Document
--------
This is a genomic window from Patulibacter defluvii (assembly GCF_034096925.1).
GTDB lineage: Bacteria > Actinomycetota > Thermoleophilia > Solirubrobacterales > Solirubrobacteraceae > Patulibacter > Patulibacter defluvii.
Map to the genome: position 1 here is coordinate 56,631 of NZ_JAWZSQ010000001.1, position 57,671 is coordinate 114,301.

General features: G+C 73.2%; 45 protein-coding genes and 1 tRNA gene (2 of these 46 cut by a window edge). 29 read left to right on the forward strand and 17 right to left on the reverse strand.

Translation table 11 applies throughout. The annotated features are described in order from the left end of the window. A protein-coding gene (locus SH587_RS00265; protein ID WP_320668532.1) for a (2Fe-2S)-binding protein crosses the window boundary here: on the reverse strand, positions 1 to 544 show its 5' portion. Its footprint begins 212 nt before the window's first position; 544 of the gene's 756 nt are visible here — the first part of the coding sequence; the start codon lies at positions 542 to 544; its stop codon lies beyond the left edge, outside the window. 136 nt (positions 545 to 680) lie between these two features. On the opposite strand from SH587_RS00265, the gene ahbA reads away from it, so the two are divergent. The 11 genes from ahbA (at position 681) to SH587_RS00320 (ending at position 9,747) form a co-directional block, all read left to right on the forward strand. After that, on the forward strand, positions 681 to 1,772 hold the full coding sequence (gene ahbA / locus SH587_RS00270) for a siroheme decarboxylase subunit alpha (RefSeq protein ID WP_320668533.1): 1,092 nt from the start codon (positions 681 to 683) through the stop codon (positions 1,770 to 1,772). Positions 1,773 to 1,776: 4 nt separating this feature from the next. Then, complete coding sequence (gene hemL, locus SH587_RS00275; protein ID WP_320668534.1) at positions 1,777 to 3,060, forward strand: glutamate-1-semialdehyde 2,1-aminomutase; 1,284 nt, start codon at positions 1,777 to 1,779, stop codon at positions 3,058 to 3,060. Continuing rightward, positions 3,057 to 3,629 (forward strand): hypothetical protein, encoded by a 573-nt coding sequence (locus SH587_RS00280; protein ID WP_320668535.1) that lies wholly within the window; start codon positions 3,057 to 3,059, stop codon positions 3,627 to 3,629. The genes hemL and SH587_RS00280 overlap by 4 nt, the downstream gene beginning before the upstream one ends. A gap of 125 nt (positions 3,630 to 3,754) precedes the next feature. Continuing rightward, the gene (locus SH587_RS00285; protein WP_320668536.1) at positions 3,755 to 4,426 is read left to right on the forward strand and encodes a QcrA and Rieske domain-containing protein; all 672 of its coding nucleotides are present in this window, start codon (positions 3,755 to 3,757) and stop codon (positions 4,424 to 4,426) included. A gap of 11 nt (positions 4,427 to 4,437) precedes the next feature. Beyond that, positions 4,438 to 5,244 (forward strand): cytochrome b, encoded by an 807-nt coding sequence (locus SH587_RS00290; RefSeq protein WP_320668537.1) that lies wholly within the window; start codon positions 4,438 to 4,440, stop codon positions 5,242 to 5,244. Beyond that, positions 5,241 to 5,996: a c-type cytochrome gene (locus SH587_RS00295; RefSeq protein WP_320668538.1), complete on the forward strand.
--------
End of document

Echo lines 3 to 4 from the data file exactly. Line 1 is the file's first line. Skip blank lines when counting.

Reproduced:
Map to the genome: position 1 here is coordinate 56,631 of NZ_JAWZSQ010000001.1, position 57,671 is coordinate 114,301.

General features: G+C 73.2%; 45 protein-coding genes and 1 tRNA gene (2 of these 46 cut by a window edge). 29 read left to right on the forward strand and 17 right to left on the reverse strand.